Bryce Summers

20 Feb 2015


While reading a stack overflow answer a couple of weeks ago, I came across a question that was asking about some particulars of the operation of elevators.

This post inspired me to start designing a computer game about elevators. I am planning on creating a computer game about operating elevators in a busy corporation with the goal of helping the corporation remain as productive as possible. I would like to place a special emphasis on practicing my design skills, particularly making the gameplay and user interface fun and user friendly.

Since this a looking outwards dedicated to capstone research, I have decided to share 2 examples of projects related to my planned one in some way shape or form.

 Elevator Saga

ElevatorSaga Web Interface

ElevatorSaga Web Interface

Elevator Saga is a game for people like me. It is a game where you design an algorithm for operating an elevator to service a set of floors and people. The player designs the algorithm by writing code. While this game is not necessarily accessible and fun to those who do not know how to program or those who aren’t passionate about online algorithms and data structures, for the small set of people such as myself that enjoy this sort of thing, this game embodies the beauty of the logic needed to design a modern elevator system. This game embodies the fundamental reasons that cause me to be very excited about elevators. To make this game more fun, it would have to do away with the programmatic game play and allow the user to guide the state of the game through visual interactive input.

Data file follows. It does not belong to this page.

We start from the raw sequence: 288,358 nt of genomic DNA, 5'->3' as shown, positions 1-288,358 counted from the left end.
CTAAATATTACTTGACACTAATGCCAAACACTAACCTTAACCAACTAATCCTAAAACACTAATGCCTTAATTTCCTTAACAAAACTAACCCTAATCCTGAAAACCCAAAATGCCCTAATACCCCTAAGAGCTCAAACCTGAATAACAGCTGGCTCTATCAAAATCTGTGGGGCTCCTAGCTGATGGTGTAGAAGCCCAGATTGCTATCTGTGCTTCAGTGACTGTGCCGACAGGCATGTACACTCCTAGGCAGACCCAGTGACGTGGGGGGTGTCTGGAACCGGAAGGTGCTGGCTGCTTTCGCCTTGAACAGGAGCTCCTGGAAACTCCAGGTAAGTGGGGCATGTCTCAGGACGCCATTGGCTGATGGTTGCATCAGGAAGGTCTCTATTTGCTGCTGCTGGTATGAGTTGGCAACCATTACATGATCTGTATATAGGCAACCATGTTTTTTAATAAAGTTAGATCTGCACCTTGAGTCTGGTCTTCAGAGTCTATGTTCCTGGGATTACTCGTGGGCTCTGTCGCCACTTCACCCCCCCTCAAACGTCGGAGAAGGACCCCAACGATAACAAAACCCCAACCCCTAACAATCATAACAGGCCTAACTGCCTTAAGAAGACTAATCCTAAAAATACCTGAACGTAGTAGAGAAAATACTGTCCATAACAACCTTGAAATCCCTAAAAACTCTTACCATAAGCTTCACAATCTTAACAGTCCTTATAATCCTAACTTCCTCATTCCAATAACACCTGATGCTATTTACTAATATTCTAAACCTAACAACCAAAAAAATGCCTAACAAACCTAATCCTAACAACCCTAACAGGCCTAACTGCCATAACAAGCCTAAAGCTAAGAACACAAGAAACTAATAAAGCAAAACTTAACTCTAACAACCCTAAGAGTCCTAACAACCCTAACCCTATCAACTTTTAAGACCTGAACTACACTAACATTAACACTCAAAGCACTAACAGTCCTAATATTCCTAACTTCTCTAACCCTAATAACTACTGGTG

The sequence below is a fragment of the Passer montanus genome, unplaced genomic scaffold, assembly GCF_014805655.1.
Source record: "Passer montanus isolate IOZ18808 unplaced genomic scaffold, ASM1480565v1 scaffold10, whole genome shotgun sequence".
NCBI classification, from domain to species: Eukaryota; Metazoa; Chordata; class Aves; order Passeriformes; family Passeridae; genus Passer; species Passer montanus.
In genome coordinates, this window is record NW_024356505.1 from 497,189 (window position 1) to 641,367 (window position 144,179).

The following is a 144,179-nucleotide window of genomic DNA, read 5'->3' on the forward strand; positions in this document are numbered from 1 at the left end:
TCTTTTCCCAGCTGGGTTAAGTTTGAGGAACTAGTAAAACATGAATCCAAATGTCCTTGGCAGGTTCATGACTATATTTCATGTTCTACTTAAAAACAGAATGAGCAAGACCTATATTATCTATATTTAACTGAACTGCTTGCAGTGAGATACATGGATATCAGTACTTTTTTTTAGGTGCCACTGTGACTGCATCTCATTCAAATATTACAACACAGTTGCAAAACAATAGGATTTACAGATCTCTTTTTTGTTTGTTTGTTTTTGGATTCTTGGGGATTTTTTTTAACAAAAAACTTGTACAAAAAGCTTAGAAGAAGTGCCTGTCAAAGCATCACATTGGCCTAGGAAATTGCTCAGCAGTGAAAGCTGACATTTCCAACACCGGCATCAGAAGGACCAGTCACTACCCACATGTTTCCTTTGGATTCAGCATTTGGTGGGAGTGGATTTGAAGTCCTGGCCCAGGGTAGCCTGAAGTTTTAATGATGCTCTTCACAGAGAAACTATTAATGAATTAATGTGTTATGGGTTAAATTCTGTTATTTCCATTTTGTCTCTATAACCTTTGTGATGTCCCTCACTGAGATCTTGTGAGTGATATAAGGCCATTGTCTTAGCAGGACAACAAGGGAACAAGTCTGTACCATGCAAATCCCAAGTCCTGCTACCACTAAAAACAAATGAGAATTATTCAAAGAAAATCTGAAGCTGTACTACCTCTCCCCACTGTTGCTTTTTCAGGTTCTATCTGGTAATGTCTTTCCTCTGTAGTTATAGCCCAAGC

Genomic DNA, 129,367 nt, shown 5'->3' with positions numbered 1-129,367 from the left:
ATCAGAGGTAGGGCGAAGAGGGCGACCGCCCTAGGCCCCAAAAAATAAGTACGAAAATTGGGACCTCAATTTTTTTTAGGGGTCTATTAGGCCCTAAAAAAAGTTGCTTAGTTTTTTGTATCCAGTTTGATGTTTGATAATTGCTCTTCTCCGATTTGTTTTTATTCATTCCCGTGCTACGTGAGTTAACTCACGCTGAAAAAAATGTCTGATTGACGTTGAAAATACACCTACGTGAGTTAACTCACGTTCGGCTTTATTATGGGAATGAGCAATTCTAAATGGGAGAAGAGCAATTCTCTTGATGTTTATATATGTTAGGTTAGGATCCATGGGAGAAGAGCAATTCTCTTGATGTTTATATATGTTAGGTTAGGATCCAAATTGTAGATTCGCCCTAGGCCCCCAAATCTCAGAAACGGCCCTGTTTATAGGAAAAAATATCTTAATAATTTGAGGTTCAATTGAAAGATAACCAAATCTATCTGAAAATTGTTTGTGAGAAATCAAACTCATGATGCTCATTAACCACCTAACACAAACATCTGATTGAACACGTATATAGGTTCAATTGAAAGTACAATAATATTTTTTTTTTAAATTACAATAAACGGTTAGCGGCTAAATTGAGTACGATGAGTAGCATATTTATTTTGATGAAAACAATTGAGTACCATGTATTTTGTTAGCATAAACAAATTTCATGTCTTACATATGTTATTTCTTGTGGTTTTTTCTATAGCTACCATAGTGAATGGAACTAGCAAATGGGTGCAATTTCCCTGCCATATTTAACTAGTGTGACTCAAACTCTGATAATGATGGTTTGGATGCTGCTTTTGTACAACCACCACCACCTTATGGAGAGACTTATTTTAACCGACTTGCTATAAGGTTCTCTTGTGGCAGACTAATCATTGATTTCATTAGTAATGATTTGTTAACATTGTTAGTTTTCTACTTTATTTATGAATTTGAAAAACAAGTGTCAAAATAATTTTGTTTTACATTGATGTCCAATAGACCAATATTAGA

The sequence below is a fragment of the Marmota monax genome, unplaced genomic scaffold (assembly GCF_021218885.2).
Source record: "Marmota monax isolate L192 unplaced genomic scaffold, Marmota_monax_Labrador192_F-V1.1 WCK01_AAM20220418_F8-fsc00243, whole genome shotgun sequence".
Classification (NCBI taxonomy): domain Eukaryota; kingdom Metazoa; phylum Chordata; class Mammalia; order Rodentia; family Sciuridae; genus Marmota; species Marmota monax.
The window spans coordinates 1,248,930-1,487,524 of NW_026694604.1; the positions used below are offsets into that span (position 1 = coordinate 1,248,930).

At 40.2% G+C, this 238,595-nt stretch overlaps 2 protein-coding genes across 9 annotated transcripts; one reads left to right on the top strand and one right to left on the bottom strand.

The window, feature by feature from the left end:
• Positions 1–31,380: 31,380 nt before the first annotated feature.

Standard Internet Elevator Games

Representative Internet Elevator Game

Representative Internet Elevator Game

Over the years, I come across internet games based on elevators. Most of them involve 1 elevator that the player moves up and down to let people off and let people on. They all relate to the concept of providing a transportation service to passengers, but they usually differ in small game mechanical ways. These games will probably be very good places to look for gameplay ideas and prior game mechanical work. For the example game that I have listed here, it is on the opposite end of the spectrum of my gaming interest. Whereas the first example is completely syntactical and controlled, this one looks like it is too much on the “fun” side and is perhaps a bit too fluffy. I would like to find a way to synthesize the algorithmic intrigue of defining an elevator procedure with elements that can make the game appealing to a wider range of people.